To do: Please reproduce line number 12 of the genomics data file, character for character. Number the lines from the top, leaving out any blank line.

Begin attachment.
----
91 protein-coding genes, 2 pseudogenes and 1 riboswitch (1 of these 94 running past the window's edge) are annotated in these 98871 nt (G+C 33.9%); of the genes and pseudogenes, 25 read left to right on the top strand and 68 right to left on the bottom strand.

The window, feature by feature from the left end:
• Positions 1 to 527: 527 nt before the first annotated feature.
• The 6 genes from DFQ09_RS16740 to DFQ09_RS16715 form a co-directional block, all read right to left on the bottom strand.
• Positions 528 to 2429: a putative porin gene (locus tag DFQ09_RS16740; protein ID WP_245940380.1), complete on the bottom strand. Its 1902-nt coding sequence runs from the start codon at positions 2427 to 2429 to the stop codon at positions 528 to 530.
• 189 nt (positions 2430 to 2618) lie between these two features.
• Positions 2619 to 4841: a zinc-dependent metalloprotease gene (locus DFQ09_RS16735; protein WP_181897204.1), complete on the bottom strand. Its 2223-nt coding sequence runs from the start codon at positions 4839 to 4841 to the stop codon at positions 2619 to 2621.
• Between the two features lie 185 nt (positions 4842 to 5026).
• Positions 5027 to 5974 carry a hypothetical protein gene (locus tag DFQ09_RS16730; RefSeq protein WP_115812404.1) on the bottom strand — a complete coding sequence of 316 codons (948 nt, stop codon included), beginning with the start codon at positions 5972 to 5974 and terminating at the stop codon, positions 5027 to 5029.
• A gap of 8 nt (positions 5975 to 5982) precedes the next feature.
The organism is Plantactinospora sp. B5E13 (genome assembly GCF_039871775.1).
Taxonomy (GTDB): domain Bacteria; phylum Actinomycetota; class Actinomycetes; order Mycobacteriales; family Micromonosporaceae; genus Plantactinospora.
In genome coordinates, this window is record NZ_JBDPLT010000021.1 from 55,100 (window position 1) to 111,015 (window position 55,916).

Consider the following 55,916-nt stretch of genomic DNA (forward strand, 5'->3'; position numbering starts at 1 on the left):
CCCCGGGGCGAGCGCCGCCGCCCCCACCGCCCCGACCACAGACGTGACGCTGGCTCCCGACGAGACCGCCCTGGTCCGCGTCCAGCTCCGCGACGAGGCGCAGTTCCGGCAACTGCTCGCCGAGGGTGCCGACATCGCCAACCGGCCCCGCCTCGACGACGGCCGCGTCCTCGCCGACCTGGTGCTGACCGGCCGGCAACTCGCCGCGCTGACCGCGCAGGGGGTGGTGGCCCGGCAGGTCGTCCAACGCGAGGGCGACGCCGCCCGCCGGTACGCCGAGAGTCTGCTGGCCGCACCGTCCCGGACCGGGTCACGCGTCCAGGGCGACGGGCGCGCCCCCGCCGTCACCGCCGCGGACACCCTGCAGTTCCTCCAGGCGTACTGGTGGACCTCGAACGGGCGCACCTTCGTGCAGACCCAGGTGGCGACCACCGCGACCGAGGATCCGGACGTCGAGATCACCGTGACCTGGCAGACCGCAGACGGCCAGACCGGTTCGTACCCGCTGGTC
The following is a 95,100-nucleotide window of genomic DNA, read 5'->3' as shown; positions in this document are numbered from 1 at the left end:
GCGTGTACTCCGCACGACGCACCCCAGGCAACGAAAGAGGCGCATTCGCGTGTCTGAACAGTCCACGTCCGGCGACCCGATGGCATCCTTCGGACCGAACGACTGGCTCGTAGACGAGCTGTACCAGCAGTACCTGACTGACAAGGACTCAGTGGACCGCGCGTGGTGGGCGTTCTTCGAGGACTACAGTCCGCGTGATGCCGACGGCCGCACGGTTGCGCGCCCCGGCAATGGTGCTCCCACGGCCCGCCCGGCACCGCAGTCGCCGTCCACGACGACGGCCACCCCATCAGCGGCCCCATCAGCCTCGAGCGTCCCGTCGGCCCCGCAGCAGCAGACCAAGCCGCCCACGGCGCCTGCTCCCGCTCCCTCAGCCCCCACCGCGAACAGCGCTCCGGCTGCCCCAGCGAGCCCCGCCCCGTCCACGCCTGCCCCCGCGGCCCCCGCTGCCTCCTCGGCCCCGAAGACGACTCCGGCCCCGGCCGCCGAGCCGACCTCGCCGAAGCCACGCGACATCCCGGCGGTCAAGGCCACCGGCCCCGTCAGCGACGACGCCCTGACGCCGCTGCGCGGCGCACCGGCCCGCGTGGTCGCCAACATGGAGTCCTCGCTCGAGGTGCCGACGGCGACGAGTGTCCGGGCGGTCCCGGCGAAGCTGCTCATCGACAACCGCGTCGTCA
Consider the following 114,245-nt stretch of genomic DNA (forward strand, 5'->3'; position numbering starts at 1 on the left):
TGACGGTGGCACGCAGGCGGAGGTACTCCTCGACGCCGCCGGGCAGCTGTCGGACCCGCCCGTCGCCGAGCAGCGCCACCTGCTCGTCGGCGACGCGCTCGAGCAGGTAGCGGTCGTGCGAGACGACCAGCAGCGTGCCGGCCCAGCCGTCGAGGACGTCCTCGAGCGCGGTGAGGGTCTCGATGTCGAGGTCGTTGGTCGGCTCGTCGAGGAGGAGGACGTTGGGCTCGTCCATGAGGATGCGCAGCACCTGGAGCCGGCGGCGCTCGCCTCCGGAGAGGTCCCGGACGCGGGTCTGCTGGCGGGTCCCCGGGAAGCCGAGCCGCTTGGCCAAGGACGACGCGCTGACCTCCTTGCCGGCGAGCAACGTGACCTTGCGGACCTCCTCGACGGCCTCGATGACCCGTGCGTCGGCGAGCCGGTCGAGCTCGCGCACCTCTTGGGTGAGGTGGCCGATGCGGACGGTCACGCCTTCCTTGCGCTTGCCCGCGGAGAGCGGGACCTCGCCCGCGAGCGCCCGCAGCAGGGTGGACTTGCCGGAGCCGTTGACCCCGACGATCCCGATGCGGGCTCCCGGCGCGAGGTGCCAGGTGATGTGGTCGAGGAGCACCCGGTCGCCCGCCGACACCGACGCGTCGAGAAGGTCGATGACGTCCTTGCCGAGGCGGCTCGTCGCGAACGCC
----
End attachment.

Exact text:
Taxonomy (GTDB): domain Bacteria; phylum Actinomycetota; class Actinomycetes; order Mycobacteriales; family Micromonosporaceae; genus Plantactinospora.